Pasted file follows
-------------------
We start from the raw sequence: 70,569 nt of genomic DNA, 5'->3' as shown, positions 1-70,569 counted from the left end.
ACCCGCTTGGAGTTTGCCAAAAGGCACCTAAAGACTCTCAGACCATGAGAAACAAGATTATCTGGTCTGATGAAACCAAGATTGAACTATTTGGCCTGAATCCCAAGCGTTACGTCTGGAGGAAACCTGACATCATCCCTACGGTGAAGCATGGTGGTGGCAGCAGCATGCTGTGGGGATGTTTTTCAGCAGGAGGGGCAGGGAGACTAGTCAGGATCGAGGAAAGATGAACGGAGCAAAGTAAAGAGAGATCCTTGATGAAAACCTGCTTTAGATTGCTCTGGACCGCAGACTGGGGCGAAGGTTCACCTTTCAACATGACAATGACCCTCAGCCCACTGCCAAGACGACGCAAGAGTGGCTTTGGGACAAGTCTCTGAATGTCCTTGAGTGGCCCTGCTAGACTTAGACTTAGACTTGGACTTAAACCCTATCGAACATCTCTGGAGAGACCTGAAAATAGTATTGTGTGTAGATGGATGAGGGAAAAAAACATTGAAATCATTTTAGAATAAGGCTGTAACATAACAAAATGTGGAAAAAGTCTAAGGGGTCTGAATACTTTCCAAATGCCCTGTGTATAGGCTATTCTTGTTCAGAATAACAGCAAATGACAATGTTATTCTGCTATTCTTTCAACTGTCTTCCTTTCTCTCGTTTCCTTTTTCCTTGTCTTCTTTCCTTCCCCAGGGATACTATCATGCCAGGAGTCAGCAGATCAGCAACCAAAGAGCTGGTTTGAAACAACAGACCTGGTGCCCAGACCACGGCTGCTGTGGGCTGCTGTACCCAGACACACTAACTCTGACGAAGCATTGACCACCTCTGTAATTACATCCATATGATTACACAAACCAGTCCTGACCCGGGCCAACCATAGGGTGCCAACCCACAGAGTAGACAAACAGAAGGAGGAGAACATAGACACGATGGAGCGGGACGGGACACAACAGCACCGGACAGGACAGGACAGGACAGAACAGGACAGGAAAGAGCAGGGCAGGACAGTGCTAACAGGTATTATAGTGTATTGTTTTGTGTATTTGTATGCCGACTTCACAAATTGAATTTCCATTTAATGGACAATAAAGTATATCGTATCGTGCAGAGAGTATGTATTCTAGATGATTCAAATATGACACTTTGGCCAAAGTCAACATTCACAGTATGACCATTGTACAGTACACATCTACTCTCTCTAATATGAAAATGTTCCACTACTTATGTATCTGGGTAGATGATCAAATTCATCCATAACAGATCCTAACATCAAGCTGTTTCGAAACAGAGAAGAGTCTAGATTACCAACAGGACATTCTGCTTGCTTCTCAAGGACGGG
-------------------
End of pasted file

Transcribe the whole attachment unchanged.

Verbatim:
We start from the raw sequence: 70,569 nt of genomic DNA, 5'->3' as shown, positions 1-70,569 counted from the left end.
ACCCGCTTGGAGTTTGCCAAAAGGCACCTAAAGACTCTCAGACCATGAGAAACAAGATTATCTGGTCTGATGAAACCAAGATTGAACTATTTGGCCTGAATCCCAAGCGTTACGTCTGGAGGAAACCTGACATCATCCCTACGGTGAAGCATGGTGGTGGCAGCAGCATGCTGTGGGGATGTTTTTCAGCAGGAGGGGCAGGGAGACTAGTCAGGATCGAGGAAAGATGAACGGAGCAAAGTAAAGAGAGATCCTTGATGAAAACCTGCTTTAGATTGCTCTGGACCGCAGACTGGGGCGAAGGTTCACCTTTCAACATGACAATGACCCTCAGCCCACTGCCAAGACGACGCAAGAGTGGCTTTGGGACAAGTCTCTGAATGTCCTTGAGTGGCCCTGCTAGACTTAGACTTAGACTTGGACTTAAACCCTATCGAACATCTCTGGAGAGACCTGAAAATAGTATTGTGTGTAGATGGATGAGGGAAAAAAACATTGAAATCATTTTAGAATAAGGCTGTAACATAACAAAATGTGGAAAAAGTCTAAGGGGTCTGAATACTTTCCAAATGCCCTGTGTATAGGCTATTCTTGTTCAGAATAACAGCAAATGACAATGTTATTCTGCTATTCTTTCAACTGTCTTCCTTTCTCTCGTTTCCTTTTTCCTTGTCTTCTTTCCTTCCCCAGGGATACTATCATGCCAGGAGTCAGCAGATCAGCAACCAAAGAGCTGGTTTGAAACAACAGACCTGGTGCCCAGACCACGGCTGCTGTGGGCTGCTGTACCCAGACACACTAACTCTGACGAAGCATTGACCACCTCTGTAATTACATCCATATGATTACACAAACCAGTCCTGACCCGGGCCAACCATAGGGTGCCAACCCACAGAGTAGACAAACAGAAGGAGGAGAACATAGACACGATGGAGCGGGACGGGACACAACAGCACCGGACAGGACAGGACAGGACAGAACAGGACAGGAAAGAGCAGGGCAGGACAGTGCTAACAGGTATTATAGTGTATTGTTTTGTGTATTTGTATGCCGACTTCACAAATTGAATTTCCATTTAATGGACAATAAAGTATATCGTATCGTGCAGAGAGTATGTATTCTAGATGATTCAAATATGACACTTTGGCCAAAGTCAACATTCACAGTATGACCATTGTACAGTACACATCTACTCTCTCTAATATGAAAATGTTCCACTACTTATGTATCTGGGTAGATGATCAAATTCATCCATAACAGATCCTAACATCAAGCTGTTTCGAAACAGAGAAGAGTCTAGATTACCAACAGGACATTCTGCTTGCTTCTCAAGGACGGG